Ventilation performance in the operating theatre against airborne infection : Numerical study on an ultra-clean system

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Original languageEnglish
Pages (from-to)138-147
Journal / PublicationJournal of Hospital Infection
Issue number2
Publication statusPublished - Feb 2005


A laminar airflow study was performed in a standard operating theatre in Hong Kong, the design of which followed the requirements of the UK Health Technical Memorandum. The study of the ultra-clean ventilation system investigated the effectiveness of the laminar flow in: (i) preventing bioaerosols released by the surgical staff from causing postoperative infection of the patient; and (ii) protecting the surgical team against infection by bacteria from the wound site. Seven cases of computer simulation are presented and the sensitivity of individual cases is discussed. Air velocity at the supply diffuser has been identified as one of the most important factors in governing the dispersion of airborne infectious particles. Higher velocity within the laminar regime is advantageous in minimizing the heat-dissipation effect, and to ensure an adequate washing effect against particulate settlement. Inappropriate positioning of the medical lamps can be detrimental. Omission of a partial wall may increase the infection risk of the surgical team due to the ingression of room air at the supply diffuser periphery. This paper stresses that a successful outcome in preventing airborne infection depends as much on resolving human factors as on overcoming technical obstacles. © 2004 The Hospital Infection Society. Published by Elsevier Ltd. All rights reserved.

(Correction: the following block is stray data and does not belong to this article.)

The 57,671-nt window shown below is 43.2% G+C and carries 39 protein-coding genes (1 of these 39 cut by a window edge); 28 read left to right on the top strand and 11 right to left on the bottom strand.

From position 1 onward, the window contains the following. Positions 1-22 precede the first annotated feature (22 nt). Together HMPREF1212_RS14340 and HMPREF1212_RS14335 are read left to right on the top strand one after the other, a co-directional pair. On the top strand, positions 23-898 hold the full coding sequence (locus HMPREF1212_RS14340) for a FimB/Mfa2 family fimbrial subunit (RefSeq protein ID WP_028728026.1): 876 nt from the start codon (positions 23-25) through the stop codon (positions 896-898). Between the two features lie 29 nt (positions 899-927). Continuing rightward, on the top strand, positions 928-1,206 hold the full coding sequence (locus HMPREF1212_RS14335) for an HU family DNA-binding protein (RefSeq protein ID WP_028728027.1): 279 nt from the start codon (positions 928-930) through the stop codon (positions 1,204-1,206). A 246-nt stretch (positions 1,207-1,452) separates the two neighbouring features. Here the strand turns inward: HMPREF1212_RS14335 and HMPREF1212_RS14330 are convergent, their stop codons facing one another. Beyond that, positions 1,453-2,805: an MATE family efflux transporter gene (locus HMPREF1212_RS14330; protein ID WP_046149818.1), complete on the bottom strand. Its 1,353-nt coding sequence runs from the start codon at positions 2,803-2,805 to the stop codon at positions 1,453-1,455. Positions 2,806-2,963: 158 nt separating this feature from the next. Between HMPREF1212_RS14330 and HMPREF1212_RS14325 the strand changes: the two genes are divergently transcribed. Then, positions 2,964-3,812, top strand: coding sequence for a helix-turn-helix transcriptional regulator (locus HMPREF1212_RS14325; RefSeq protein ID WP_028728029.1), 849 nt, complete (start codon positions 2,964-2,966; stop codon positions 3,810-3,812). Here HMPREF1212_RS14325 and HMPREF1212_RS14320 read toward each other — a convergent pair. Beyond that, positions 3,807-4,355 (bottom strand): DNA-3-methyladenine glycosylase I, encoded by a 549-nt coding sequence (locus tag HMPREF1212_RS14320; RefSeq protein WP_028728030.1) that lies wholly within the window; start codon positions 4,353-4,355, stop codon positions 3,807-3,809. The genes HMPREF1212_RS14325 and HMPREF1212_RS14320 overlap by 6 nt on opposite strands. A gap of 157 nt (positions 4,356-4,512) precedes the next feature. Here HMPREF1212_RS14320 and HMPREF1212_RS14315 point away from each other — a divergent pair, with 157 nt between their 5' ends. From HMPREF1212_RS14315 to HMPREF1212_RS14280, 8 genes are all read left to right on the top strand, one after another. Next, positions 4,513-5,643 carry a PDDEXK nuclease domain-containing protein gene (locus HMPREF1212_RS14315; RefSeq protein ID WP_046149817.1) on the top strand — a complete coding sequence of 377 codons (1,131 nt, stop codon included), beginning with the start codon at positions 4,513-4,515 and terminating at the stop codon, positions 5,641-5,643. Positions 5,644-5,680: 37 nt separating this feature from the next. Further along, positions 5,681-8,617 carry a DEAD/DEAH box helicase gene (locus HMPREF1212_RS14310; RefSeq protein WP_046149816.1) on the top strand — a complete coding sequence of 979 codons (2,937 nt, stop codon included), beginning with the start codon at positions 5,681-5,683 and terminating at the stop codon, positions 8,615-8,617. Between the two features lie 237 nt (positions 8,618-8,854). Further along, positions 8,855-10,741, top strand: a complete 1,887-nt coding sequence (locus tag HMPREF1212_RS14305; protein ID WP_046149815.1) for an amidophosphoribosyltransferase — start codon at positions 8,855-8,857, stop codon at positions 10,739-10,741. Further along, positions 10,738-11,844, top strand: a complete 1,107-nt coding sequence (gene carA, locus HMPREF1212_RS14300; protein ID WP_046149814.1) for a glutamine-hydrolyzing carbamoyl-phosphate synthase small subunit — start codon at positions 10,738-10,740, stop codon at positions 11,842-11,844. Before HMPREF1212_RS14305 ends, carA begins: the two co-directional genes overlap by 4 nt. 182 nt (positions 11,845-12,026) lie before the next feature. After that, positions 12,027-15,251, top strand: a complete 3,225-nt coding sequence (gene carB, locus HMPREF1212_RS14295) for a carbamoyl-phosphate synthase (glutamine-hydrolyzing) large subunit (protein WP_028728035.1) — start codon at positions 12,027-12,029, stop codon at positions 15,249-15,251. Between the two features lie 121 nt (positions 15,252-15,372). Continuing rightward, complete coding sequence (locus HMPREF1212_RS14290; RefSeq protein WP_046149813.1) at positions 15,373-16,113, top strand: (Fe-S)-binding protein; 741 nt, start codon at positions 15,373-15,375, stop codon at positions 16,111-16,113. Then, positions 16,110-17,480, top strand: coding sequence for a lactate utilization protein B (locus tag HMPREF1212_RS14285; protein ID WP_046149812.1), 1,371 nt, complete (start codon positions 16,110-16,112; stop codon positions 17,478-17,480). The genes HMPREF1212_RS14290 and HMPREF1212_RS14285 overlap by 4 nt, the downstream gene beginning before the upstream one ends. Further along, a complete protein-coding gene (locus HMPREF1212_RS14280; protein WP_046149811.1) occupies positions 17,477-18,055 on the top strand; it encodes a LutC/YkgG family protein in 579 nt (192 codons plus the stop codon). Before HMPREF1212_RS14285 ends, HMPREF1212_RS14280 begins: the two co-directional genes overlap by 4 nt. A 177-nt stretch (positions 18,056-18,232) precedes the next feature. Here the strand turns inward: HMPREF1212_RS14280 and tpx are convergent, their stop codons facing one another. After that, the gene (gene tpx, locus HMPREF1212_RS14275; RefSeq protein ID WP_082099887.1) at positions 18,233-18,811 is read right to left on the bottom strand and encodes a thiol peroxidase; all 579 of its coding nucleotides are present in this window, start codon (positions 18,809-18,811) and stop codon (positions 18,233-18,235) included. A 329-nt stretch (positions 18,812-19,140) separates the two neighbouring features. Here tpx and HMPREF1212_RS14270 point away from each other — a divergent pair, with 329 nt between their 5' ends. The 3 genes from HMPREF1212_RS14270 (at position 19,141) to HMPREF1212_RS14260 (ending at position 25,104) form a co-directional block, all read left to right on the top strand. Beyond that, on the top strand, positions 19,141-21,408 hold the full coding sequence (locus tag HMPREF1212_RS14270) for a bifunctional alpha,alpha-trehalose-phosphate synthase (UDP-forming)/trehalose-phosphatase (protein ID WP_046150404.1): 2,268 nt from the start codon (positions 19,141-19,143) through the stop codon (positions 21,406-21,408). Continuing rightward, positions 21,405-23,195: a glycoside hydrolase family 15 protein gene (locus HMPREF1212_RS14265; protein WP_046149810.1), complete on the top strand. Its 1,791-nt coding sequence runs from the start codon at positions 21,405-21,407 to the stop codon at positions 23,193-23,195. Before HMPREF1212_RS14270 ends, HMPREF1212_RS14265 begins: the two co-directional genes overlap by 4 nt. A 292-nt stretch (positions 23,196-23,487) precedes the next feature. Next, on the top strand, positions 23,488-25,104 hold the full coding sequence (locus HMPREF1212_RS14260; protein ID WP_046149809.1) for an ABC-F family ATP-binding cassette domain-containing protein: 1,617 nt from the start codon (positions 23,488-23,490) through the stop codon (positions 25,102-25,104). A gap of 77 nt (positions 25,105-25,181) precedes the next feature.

Research Area(s)

  • Airborne infection, Operating theatre, Ventilation